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Recapitulation.       §71. To conclude this enquiry into humane Liberty, which as it
stood before, I my self from the beginning fearing, and a very
judicious Friend of mine, since the publication suspecting, to have
some mistake in it, though he could not particularly shew it me,
I was put upon a stricter review of this Chapter. Wherein lighting
upon a very easy, and scarce observable slip I had made, in putting
one seemingly indifferent word for another, that discovery open’d
to me this present view, which here in this second Edition, I sub-
mit to the learned World, and which in short is this: Liberty is a
power to act or not to act according as the Mind directs. A power to
direct the operative faculties to motion or rest in particular in-
stances, is that which we call the Will. That which in the train of
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our voluntary actions determines the Will to any change of opera-
tion, is some present uneasiness, which is, or at least is always
accompanied with that of Desire. Desire is always moved by Evil, to
fly it: Because a total freedom from pain always makes a necessary
part of our Happiness: But every Good, nay every greater Good does
not constantly move Desire, because it may not make, or may not
be taken to make any necessary part of our Happiness. For all that
we desire is only to be Happy. But though this general Desire of
Happiness operates constantly and invariably, yet the satisfaction
of any particular desire can be suspended from determining the will
to any subservient action, till we have maturely examin’d, whether
the particular apparent good, which we then desire, makes a part of
our real Happiness, or be consistent or inconsistent with it. The
result of our judgment upon that Examination is what ultimately
determines the Man, who could not be free if his will were determin’d
by any thing, but his own desire guided by his own Judgment. I know
that Liberty by some, is placed in an indifferency of the Man, ante-
cedent to the determination of his Will. I wish they, who lay so
much stress on such an antecedent indifferency, as they call it, had told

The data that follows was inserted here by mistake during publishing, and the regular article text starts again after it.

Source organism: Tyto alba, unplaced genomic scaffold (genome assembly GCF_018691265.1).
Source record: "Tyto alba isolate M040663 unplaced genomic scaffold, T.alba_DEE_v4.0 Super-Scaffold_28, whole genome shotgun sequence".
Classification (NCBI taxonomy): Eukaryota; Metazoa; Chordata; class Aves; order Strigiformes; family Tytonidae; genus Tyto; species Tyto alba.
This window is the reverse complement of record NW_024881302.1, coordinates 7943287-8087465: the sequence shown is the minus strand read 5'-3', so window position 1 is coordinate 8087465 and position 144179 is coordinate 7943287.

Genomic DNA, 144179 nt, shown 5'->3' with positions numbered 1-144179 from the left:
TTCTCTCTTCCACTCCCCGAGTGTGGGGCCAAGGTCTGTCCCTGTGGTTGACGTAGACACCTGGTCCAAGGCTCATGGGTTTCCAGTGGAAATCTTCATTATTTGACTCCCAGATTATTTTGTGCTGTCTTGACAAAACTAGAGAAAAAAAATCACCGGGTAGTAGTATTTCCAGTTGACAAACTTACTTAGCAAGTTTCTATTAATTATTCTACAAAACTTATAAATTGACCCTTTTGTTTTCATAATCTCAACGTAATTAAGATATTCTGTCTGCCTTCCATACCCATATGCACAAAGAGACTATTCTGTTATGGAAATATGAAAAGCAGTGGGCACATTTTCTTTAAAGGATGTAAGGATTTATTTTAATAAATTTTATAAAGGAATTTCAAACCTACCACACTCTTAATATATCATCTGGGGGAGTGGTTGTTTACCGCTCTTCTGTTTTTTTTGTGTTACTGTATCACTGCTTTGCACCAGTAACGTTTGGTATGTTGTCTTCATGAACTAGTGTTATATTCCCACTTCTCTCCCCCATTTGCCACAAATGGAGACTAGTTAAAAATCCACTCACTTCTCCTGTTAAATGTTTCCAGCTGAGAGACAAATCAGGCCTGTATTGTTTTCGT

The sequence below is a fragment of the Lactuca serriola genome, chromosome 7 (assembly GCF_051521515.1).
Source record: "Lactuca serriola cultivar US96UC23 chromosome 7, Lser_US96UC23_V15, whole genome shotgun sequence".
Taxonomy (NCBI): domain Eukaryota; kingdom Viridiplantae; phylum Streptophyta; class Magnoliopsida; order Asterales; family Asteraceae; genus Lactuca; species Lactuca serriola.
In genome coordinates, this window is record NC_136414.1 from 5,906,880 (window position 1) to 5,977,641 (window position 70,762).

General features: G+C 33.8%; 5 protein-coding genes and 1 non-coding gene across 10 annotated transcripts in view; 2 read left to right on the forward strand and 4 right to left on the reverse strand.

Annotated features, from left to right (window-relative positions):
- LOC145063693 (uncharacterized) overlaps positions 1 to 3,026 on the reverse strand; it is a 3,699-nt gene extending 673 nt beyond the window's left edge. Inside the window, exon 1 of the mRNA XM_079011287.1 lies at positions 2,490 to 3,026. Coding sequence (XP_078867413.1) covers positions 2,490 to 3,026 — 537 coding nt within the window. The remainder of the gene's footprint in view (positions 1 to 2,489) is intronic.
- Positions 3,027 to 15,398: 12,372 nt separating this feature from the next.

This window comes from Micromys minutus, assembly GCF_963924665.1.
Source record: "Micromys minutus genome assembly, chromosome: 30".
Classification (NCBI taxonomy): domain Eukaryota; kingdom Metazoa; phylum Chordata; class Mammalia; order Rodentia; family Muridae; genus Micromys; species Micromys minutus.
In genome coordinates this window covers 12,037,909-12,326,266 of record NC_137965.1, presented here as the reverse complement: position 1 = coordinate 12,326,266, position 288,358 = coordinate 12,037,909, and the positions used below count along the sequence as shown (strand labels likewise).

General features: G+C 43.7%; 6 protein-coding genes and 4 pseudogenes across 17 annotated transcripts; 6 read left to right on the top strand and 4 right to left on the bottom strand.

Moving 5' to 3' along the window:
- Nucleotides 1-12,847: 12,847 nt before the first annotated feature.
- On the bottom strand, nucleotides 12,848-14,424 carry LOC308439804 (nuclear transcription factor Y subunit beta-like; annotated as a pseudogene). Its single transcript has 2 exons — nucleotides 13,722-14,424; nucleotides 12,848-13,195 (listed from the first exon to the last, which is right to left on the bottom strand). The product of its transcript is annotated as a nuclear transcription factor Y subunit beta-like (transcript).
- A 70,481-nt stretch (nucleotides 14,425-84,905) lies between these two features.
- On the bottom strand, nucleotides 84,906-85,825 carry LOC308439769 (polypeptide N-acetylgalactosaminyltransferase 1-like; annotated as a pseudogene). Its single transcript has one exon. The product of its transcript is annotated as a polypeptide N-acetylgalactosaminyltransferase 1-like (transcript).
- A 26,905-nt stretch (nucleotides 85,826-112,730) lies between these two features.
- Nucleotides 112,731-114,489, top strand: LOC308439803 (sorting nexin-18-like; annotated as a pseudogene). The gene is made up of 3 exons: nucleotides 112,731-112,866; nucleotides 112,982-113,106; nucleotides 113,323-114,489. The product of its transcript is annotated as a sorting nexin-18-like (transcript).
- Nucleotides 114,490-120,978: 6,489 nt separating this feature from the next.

us plainly, whether this supposed indifferency be antecedent to the
Thought and Judgment of the Understanding, as well as to the
decree of the Will. For it is pretty hard to state it between them;
i.e. immediately after the Judgment of the Understanding, and
before the determination of the Will, because the determination of
the Will immediately follows the Judgment of the Understanding;
and to place Liberty in an indifferency, antecedent to the Thought
and Judgment of the Understanding, seems to me to place Liberty
in a state of darkness, wherein we can neither see nor say any thing
of it; at least it places it in a subject incapable of it, no Agent being
allowed capable of Liberty, but in consequence of Thought and
Judgment. I am not nice about Phrases, and therefore consent to
say with those that love to speak so, that Liberty is plac’d in
indifferency; but ’tis in an indifferency that remains after the Judgment
of the Understanding; yea, even after the determination of the
Will: And that is an indifferency not of the Man, (for after he has
once judg’d which is best, viz. to do, or forbear, he is no longer
indifferent,) but an indifferency of the operative Powers of the Man,
which remaining equally able to operate, or to forbear operating
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after, as before the decree of the Will, are in a state, which, if one
pleases, may be called indifferency; and as far as this indifferency
reaches, a Man is free, and no farther. v.g. I have the Ability to move
my Hand, or to let it rest, that operative Power is indifferent to
move, or not to move my Hand: I am then in that respect perfectly
free. My Will determines that operative Power to rest, I am yet
free, because the indifferency of that my operative Power to act, or
not to act, still remains; the Power of moving my Hand, is not at all
impair’d by the determination of my Will, which at present orders
rest; the indifferency of that Power to act, or not to act, is just as it
was before, as will appear, if the Will puts it to the trial, by order-
ing the contrary. But if during the rest of my Hand, it be seized by
a sudden Palsy, the indifferency of that operative Power is gone, and
with it my Liberty: I have no longer Freedom in that respect, but
am under a Necessity of letting my Hand rest. On the other side,
if my Hand be put into motion by a Convulsion, the indifferency
of that operative Faculty is taken away by that motion, and my
Liberty in that case is lost: For I am under a Necessity of having my
Hand move. I have added this, to shew in what sort of indifferency
Liberty seems to me to consist, and not in any other, real or
imaginary.
Locke Hum II, 21, §71, pp. 282-283-284